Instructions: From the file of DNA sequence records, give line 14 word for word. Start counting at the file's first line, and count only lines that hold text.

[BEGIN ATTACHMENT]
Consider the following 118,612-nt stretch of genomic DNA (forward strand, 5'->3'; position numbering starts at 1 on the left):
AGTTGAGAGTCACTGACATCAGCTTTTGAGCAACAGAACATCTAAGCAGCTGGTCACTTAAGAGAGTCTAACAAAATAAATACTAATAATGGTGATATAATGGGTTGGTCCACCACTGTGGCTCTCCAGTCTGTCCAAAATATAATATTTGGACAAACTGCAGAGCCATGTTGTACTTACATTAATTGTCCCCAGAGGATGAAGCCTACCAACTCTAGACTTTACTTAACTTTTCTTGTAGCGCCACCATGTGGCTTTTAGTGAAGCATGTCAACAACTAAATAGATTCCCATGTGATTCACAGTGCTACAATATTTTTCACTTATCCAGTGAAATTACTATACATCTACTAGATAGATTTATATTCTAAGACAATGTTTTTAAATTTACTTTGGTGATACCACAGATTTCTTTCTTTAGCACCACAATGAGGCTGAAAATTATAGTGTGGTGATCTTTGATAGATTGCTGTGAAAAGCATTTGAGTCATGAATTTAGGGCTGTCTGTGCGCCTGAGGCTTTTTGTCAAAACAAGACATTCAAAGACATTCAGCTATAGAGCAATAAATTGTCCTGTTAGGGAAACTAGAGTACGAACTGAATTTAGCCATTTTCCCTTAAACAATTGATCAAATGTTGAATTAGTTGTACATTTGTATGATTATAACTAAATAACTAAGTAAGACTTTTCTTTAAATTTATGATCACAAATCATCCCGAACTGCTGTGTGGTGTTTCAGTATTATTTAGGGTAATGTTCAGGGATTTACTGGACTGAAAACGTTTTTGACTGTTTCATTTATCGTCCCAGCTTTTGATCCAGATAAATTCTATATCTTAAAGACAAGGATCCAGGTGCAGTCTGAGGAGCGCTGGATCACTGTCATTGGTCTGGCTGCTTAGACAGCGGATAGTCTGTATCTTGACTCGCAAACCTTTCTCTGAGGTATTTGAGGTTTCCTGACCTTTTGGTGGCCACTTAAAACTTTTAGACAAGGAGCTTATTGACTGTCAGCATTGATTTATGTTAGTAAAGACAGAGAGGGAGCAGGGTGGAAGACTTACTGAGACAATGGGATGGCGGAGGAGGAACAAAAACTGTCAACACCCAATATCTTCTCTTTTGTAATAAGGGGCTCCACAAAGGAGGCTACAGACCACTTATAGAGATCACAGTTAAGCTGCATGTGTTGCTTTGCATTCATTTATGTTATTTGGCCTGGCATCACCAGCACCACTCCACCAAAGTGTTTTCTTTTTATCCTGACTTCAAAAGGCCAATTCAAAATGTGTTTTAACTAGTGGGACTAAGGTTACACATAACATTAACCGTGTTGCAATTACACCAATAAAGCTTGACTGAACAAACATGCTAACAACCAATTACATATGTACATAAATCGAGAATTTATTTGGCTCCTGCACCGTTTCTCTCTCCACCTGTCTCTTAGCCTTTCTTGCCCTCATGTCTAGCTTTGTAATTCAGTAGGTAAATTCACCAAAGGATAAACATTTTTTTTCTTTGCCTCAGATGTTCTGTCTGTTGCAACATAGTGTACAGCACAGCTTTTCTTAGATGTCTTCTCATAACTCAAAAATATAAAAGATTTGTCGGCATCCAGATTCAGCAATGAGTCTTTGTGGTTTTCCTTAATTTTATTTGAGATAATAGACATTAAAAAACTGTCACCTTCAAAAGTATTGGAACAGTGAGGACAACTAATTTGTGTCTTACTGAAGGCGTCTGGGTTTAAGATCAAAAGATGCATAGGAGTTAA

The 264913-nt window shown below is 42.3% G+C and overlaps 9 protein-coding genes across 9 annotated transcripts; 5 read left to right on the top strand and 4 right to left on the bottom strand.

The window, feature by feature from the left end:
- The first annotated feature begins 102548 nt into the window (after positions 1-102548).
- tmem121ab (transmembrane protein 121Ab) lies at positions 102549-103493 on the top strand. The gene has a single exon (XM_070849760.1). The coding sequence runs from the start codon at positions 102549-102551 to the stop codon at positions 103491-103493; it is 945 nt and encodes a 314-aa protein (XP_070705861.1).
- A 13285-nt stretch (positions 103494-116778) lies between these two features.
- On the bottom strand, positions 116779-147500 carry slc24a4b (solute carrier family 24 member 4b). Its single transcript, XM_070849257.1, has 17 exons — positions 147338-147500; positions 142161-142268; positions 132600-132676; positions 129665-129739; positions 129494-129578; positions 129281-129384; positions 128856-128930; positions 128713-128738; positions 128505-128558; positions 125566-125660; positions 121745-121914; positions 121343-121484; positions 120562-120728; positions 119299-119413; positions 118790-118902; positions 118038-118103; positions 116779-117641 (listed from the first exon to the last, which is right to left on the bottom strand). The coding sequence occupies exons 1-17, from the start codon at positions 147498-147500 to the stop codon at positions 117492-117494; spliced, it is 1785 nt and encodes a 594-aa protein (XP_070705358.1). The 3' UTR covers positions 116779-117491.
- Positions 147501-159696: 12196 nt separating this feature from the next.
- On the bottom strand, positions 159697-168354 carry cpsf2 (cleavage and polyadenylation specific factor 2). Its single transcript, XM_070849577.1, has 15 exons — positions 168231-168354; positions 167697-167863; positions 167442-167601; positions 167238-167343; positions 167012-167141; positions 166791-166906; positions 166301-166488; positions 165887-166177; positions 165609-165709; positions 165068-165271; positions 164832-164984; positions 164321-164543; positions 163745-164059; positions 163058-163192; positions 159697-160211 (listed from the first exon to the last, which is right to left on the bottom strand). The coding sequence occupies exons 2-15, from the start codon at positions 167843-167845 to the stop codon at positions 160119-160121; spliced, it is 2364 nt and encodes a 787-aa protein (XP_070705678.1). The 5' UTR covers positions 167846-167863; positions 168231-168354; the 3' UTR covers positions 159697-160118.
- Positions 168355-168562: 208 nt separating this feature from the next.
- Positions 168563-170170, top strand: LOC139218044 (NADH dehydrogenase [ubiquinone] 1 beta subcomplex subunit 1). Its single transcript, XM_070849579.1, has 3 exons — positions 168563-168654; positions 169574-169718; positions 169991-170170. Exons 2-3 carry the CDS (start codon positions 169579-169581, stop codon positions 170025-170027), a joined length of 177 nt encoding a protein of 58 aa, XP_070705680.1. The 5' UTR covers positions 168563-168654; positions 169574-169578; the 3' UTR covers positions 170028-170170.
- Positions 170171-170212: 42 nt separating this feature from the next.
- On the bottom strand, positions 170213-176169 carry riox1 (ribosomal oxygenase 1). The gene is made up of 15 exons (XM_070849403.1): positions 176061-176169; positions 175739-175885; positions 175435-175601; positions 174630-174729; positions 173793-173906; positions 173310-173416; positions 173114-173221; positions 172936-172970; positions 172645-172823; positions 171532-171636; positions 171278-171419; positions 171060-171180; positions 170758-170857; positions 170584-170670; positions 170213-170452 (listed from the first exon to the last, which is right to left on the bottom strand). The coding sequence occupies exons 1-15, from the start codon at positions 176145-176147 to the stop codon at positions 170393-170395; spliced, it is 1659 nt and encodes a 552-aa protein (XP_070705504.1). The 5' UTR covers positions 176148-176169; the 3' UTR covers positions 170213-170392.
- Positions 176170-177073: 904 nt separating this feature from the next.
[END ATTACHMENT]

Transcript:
- On the bottom strand, positions 170213-176169 carry riox1 (ribosomal oxygenase 1). The gene is made up of 15 exons (XM_070849403.1): positions 176061-176169; positions 175739-175885; positions 175435-175601; positions 174630-174729; positions 173793-173906; positions 173310-173416; positions 173114-173221; positions 172936-172970; positions 172645-172823; positions 171532-171636; positions 171278-171419; positions 171060-171180; positions 170758-170857; positions 170584-170670; positions 170213-170452 (listed from the first exon to the last, which is right to left on the bottom strand). The coding sequence occupies exons 1-15, from the start codon at positions 176145-176147 to the stop codon at positions 170393-170395; spliced, it is 1659 nt and encodes a 552-aa protein (XP_070705504.1). The 5' UTR covers positions 176148-176169; the 3' UTR covers positions 170213-170392.